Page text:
West Covina Councilman Mike Spence will not face criminal charges related to a May 4 incident in which he was found unconscious in a Costa Mesa motel room, authorities said.
An Orange County district attorney’s office spokeswoman confirmed Thursday that prosecutors made the decision not to file charges in the case in June.
Police spokeswoman Roxi Fyad said at the time that officers found “controlled substance items” at the scene. Authorities did not elaborate.
The woman in the 911 call, who identified herself as Spence’s friend, told dispatchers that she believed he was overdosing on heroin. The woman also said a syringe was in the room.
However, “after a thorough review of the facts and applicable law … the Orange County district attorney’s office was unable to allege violations of health and safety code sections 11550 and 11364, or personal possession against Mike Spence,” said district attorney spokeswoman Michelle Van Der Linden.
Spence, 51, said Friday that he felt he had been discriminated against as an addict when the incident was made public. He added that he’s “glad they’re not criminalizing medical calls.”
Spence said it was inappropriate for Costa Mesa Police Chief Rob Sharpnack to update West Covina officials about the incident and the status of the investigation, which he said eventually led to his ouster as mayor.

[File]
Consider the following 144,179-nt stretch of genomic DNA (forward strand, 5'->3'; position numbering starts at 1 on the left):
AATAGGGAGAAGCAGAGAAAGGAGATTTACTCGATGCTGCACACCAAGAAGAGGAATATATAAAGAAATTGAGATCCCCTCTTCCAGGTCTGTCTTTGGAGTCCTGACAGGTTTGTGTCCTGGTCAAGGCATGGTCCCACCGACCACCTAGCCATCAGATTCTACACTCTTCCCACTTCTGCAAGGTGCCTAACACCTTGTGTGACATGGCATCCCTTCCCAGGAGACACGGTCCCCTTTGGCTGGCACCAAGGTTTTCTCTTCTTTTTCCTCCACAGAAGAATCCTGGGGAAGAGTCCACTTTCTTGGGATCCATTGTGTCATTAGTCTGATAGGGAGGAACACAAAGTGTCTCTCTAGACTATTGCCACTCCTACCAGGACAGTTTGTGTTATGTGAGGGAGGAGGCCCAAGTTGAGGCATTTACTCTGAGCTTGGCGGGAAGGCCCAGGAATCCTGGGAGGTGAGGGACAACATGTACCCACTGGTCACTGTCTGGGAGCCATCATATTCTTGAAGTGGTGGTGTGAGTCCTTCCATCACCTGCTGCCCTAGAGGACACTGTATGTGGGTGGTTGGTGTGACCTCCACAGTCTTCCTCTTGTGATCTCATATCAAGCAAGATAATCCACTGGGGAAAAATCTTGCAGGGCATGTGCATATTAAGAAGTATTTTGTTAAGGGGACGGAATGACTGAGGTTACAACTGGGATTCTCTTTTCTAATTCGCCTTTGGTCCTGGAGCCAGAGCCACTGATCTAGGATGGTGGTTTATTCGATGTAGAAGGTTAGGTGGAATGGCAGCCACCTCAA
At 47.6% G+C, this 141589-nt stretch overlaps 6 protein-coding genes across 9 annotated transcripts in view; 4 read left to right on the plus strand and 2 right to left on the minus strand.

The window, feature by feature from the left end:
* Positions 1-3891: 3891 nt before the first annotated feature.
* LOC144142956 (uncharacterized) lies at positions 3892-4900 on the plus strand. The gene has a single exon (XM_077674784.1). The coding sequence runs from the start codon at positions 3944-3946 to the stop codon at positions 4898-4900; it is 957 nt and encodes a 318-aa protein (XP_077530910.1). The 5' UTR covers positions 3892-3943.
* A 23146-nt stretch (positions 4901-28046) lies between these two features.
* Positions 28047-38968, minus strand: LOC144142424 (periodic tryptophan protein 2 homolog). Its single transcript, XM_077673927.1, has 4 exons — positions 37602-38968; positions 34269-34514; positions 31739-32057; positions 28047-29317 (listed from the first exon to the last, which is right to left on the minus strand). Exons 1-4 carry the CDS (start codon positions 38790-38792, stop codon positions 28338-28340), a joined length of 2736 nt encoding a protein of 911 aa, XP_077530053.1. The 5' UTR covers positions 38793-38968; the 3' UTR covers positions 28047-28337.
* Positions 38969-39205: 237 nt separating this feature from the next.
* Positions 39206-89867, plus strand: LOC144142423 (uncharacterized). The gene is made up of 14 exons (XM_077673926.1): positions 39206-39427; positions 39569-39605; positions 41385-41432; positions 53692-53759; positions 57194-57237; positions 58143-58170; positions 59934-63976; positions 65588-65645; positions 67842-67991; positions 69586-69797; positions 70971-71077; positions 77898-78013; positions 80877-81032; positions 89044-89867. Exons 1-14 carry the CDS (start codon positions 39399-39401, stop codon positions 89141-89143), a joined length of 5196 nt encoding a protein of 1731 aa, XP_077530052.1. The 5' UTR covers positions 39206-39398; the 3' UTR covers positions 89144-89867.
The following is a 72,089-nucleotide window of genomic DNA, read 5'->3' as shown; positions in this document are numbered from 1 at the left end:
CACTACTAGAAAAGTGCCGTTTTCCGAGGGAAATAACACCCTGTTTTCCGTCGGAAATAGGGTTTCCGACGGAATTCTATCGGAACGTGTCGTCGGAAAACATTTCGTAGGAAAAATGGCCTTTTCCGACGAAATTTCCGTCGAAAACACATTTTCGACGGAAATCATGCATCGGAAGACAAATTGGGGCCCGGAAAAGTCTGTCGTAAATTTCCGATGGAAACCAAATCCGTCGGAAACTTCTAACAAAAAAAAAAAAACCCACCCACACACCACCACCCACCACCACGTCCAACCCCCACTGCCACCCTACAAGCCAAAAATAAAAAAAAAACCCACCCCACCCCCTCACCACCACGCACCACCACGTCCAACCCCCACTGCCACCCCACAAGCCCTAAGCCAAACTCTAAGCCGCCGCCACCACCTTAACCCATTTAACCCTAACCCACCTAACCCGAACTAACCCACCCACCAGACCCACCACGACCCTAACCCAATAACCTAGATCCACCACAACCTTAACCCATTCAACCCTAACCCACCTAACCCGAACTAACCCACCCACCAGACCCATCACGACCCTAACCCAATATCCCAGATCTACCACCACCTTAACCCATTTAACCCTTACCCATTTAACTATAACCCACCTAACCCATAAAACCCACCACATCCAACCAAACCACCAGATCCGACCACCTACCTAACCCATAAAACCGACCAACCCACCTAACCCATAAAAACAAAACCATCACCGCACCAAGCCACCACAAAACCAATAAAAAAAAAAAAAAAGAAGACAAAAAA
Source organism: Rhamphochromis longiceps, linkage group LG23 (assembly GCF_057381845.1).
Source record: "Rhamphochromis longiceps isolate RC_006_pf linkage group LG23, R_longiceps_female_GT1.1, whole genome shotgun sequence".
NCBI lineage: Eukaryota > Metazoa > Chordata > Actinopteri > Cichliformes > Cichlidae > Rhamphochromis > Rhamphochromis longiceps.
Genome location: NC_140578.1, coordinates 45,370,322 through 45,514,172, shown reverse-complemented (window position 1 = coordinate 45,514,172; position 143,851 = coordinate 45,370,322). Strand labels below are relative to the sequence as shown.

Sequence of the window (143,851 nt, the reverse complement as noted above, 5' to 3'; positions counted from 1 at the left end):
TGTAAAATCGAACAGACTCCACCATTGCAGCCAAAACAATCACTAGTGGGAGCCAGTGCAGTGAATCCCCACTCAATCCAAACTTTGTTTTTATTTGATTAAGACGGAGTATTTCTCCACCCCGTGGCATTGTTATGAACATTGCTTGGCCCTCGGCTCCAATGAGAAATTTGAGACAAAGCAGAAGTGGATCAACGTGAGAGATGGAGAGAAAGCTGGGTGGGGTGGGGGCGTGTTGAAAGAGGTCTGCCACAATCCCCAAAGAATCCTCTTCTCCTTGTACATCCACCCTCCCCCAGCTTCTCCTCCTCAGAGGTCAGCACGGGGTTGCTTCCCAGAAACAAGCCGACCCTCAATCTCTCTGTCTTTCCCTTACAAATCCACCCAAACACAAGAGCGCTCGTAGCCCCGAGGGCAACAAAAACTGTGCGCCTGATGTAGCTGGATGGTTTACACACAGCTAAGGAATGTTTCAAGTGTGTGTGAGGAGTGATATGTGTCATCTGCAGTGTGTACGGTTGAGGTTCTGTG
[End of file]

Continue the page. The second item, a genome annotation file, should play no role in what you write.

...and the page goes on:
“I’m having a hard time understanding why the Costa Mesa police chief called West Covina to tell them all about my possible medical issues,” Spence said. “I’m not sure why this medical call has been politicized.”
At the time of the incident, Spence was West Covina’s mayor, a largely ceremonial role he assumed in late 2017. Spence announced in May that he would step down as mayor June 1, but City Council members voted to make his resignation immediate. Spence remains in his seat on the council.
Spence has spoken openly about his issues with alcohol and drugs the past several years.
He pleaded guilty in 2016 to a misdemeanor DUI charge stemming from a crash in June that put him in a hospital with serious injuries. Authorities said he had methamphetamine in his system when his rental car slammed into a utility pole.
He was sentenced in December 2016 to three years’ probation and was ordered to complete a three-month alcohol and drug education program, according to Los Angeles County Superior Court records.